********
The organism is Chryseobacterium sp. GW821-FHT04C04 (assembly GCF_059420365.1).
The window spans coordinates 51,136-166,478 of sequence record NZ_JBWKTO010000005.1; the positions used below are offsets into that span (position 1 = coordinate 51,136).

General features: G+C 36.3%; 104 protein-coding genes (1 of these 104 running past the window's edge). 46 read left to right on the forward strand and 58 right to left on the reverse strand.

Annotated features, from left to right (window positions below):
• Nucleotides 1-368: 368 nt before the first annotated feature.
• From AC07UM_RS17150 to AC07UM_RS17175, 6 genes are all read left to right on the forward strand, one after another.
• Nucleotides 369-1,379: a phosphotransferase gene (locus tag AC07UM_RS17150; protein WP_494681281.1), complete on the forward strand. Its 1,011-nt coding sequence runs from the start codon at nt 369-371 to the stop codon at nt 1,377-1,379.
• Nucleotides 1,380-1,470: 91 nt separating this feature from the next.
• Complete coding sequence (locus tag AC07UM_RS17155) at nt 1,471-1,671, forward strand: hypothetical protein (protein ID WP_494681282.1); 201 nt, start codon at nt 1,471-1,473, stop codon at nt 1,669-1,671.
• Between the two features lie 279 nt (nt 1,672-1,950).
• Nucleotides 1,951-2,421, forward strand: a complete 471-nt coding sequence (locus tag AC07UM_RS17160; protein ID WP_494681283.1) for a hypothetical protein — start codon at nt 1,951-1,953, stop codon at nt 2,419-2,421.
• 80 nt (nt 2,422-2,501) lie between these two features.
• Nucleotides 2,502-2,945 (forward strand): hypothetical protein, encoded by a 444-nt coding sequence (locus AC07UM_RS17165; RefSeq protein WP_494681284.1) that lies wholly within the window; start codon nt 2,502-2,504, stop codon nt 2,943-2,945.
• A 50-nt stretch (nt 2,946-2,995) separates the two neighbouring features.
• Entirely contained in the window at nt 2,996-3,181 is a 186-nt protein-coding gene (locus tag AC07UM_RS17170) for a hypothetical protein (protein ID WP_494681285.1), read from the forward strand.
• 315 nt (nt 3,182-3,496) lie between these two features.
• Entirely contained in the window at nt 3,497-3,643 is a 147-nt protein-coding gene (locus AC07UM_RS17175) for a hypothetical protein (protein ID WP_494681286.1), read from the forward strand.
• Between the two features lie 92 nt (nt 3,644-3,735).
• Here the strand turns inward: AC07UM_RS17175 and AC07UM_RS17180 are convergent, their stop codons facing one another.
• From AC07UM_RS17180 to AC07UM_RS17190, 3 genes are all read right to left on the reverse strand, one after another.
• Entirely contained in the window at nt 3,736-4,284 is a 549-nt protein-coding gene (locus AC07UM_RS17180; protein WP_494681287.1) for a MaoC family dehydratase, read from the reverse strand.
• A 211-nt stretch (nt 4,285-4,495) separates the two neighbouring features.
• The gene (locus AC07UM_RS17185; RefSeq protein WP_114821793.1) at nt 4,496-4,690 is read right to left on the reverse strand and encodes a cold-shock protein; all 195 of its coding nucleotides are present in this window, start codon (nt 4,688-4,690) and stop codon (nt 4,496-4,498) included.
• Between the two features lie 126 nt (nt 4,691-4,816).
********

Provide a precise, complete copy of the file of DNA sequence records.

The organism is Chryseobacterium sp. GW821-FHT04C04 (assembly GCF_059420365.1).
The window spans coordinates 51,136-166,478 of sequence record NZ_JBWKTO010000005.1; the positions used below are offsets into that span (position 1 = coordinate 51,136).

General features: G+C 36.3%; 104 protein-coding genes (1 of these 104 running past the window's edge). 46 read left to right on the forward strand and 58 right to left on the reverse strand.

Annotated features, from left to right (window positions below):
• Nucleotides 1-368: 368 nt before the first annotated feature.
• From AC07UM_RS17150 to AC07UM_RS17175, 6 genes are all read left to right on the forward strand, one after another.
• Nucleotides 369-1,379: a phosphotransferase gene (locus tag AC07UM_RS17150; protein WP_494681281.1), complete on the forward strand. Its 1,011-nt coding sequence runs from the start codon at nt 369-371 to the stop codon at nt 1,377-1,379.
• Nucleotides 1,380-1,470: 91 nt separating this feature from the next.
• Complete coding sequence (locus tag AC07UM_RS17155) at nt 1,471-1,671, forward strand: hypothetical protein (protein ID WP_494681282.1); 201 nt, start codon at nt 1,471-1,473, stop codon at nt 1,669-1,671.
• Between the two features lie 279 nt (nt 1,672-1,950).
• Nucleotides 1,951-2,421, forward strand: a complete 471-nt coding sequence (locus tag AC07UM_RS17160; protein ID WP_494681283.1) for a hypothetical protein — start codon at nt 1,951-1,953, stop codon at nt 2,419-2,421.
• 80 nt (nt 2,422-2,501) lie between these two features.
• Nucleotides 2,502-2,945 (forward strand): hypothetical protein, encoded by a 444-nt coding sequence (locus AC07UM_RS17165; RefSeq protein WP_494681284.1) that lies wholly within the window; start codon nt 2,502-2,504, stop codon nt 2,943-2,945.
• A 50-nt stretch (nt 2,946-2,995) separates the two neighbouring features.
• Entirely contained in the window at nt 2,996-3,181 is a 186-nt protein-coding gene (locus tag AC07UM_RS17170) for a hypothetical protein (protein ID WP_494681285.1), read from the forward strand.
• 315 nt (nt 3,182-3,496) lie between these two features.
• Entirely contained in the window at nt 3,497-3,643 is a 147-nt protein-coding gene (locus AC07UM_RS17175) for a hypothetical protein (protein ID WP_494681286.1), read from the forward strand.
• Between the two features lie 92 nt (nt 3,644-3,735).
• Here the strand turns inward: AC07UM_RS17175 and AC07UM_RS17180 are convergent, their stop codons facing one another.
• From AC07UM_RS17180 to AC07UM_RS17190, 3 genes are all read right to left on the reverse strand, one after another.
• Entirely contained in the window at nt 3,736-4,284 is a 549-nt protein-coding gene (locus AC07UM_RS17180; protein WP_494681287.1) for a MaoC family dehydratase, read from the reverse strand.
• A 211-nt stretch (nt 4,285-4,495) separates the two neighbouring features.
• The gene (locus AC07UM_RS17185; RefSeq protein WP_114821793.1) at nt 4,496-4,690 is read right to left on the reverse strand and encodes a cold-shock protein; all 195 of its coding nucleotides are present in this window, start codon (nt 4,688-4,690) and stop codon (nt 4,496-4,498) included.
• Between the two features lie 126 nt (nt 4,691-4,816).